Andy Warhol, ‘Marilyn Monroe (Marilyn)’, Christie's

ANDY WARHOL (1928-1987)

Marilyn Monroe (Marilyn)

signed, stamped with the Andy Warhol Authentication Board stamp and numbered twice ‘Andy Warhol 178/250 A118.107 - A127.107’ (on the reverse of each sheet respecively)

numbered silkscreen inks on paper

each sheet: 36 x 36 in. (91.2 x 91.2 cm.)

(10)Executed in 1967. This work is number 178 from an edition of 250 plus 26 artist’s proofs.

Signature: signed, stamped with the Andy Warhol Authentication Board stamp and numbered twice ‘Andy Warhol 178/250 A118.107 - A127.107’ (on the reverse of each sheet respecively)

F. Feldman and J. Schellmann, Andy Warhol Prints: A Catalogue Raisonné 1962-1987, Fourth Edition, New York, 2003, pp. 68-69, nos. II.22-32 (another example from the edition illustrated in color).

A Private European Collection

About Andy Warhol

Obsessed with celebrity, consumer culture, and mechanical (re)production, Pop artist Andy Warhol created some of the most iconic images of the 20th century. As famous for his quips as for his art—he variously mused that “art is what you can get away with” and “everyone will be famous for 15 minutes”—Warhol drew widely from popular culture and everyday subject matter, creating works like his 32 Campbell's Soup Cans (1962), Brillo pad box sculptures, and portraits of Marilyn Monroe, using the medium of silk-screen printmaking to achieve his characteristic hard edges and flat areas of color. Known for his cultivation of celebrity, Factory studio (a radical social and creative melting pot), and avant-garde films like Chelsea Girls (1966), Warhol was also a mentor to artists like Keith Haring and Jean-Michel Basquiat. His Pop sensibility is now standard practice, taken up by major contemporary artists Richard Prince, Takashi Murakami, and Jeff Koons, among countless others.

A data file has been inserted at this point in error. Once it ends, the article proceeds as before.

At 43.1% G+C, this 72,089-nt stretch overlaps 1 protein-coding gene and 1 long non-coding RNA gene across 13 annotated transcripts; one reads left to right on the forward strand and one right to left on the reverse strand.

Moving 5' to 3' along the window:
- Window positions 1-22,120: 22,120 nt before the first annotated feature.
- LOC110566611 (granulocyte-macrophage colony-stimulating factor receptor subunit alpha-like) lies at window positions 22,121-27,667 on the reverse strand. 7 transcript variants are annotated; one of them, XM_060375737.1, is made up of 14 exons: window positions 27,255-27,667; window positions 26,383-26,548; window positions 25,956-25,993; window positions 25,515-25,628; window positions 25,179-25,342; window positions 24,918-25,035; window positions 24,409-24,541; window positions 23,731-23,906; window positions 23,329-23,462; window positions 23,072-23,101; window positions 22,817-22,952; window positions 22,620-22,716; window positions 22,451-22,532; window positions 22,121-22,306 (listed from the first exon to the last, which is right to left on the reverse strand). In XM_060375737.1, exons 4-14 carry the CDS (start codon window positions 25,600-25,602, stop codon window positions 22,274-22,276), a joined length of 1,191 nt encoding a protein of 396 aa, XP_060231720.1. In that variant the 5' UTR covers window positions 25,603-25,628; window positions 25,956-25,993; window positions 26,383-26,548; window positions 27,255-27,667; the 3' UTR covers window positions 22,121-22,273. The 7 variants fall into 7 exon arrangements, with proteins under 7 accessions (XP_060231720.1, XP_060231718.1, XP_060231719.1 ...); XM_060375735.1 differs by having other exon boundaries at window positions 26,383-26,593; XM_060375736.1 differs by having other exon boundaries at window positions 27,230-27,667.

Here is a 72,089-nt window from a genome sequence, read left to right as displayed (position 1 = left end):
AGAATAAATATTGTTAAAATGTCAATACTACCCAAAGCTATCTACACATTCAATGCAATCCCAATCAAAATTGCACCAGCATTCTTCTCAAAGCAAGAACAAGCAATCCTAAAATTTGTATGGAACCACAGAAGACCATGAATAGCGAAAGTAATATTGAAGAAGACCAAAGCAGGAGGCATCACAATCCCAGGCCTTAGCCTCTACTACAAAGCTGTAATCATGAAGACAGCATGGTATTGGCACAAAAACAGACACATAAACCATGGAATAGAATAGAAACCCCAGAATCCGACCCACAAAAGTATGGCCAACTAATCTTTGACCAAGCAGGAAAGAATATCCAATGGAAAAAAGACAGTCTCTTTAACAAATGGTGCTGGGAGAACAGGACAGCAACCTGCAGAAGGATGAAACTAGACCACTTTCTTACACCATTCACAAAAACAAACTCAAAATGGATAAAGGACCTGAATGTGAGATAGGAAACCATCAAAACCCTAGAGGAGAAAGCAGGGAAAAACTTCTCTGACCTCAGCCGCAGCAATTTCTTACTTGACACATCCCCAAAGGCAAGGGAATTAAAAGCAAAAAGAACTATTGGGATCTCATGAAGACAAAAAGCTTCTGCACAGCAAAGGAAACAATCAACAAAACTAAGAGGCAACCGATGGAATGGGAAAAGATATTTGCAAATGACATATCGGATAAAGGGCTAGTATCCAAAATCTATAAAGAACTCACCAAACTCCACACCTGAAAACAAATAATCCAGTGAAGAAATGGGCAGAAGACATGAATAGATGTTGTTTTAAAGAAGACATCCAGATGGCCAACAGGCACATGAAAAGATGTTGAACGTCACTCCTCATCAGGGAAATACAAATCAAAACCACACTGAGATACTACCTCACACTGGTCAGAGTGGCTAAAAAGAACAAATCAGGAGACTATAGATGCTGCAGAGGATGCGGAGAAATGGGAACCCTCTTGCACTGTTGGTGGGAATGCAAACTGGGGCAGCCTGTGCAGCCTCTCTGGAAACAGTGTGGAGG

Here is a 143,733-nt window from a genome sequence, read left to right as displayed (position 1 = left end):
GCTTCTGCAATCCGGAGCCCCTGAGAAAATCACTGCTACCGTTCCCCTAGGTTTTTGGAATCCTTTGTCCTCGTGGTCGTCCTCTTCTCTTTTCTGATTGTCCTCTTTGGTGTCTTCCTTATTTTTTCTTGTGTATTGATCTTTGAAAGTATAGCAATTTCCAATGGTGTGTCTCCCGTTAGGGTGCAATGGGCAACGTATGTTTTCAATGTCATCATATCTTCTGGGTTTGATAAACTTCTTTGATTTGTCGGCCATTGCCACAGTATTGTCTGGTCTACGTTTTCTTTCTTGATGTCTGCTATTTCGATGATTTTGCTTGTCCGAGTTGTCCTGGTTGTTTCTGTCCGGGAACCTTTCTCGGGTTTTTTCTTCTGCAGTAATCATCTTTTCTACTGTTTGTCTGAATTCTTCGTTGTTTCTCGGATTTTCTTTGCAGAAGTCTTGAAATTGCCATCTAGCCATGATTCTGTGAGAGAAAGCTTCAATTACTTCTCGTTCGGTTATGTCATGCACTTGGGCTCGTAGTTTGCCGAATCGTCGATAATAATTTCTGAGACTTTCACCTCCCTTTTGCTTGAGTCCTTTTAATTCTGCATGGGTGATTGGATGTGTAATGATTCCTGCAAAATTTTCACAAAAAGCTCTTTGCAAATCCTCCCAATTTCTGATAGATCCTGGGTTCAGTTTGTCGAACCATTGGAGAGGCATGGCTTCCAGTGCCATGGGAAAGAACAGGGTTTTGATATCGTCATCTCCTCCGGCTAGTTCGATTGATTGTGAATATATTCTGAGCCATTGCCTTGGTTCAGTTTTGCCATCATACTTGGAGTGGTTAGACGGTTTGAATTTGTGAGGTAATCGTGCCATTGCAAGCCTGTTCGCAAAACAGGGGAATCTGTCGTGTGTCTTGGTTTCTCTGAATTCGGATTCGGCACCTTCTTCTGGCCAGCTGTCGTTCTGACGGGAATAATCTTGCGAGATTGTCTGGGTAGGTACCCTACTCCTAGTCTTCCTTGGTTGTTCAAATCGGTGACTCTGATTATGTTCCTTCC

American, 1928-1987, Pittsburgh, Pennsylvania, based in New York, New York